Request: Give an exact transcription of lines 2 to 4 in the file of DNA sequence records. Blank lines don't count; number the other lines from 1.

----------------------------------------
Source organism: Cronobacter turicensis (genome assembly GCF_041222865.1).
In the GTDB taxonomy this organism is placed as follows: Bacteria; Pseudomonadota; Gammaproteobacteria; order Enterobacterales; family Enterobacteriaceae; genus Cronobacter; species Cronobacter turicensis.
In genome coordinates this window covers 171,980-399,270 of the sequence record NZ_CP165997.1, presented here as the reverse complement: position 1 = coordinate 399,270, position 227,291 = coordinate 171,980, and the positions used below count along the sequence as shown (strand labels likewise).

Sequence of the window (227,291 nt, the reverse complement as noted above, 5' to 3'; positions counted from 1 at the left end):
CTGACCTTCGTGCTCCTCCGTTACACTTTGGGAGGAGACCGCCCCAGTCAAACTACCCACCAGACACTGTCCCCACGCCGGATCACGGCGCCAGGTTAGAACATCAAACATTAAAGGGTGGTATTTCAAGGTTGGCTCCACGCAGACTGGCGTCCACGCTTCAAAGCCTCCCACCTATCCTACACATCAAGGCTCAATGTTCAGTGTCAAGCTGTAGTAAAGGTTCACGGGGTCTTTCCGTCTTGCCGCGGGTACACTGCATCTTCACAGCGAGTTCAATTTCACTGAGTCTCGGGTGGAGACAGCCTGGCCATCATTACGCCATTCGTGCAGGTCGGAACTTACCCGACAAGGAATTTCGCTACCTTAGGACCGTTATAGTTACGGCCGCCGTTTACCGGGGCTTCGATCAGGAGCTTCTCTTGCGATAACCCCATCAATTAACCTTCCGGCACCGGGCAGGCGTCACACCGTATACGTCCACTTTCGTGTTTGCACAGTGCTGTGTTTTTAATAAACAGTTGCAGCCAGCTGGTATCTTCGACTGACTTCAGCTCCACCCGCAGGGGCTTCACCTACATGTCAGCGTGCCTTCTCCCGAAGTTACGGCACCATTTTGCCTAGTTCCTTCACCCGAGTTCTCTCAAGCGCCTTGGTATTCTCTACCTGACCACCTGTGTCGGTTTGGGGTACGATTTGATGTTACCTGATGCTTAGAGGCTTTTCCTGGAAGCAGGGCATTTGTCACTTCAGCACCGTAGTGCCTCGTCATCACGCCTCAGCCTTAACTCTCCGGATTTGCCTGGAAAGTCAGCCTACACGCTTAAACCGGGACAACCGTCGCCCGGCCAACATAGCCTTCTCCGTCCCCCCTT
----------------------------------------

In the GTDB taxonomy this organism is placed as follows: Bacteria; Pseudomonadota; Gammaproteobacteria; order Enterobacterales; family Enterobacteriaceae; genus Cronobacter; species Cronobacter turicensis.
In genome coordinates this window covers 171,980-399,270 of the sequence record NZ_CP165997.1, presented here as the reverse complement: position 1 = coordinate 399,270, position 227,291 = coordinate 171,980, and the positions used below count along the sequence as shown (strand labels likewise).

Sequence of the window (227,291 nt, the reverse complement as noted above, 5' to 3'; positions counted from 1 at the left end):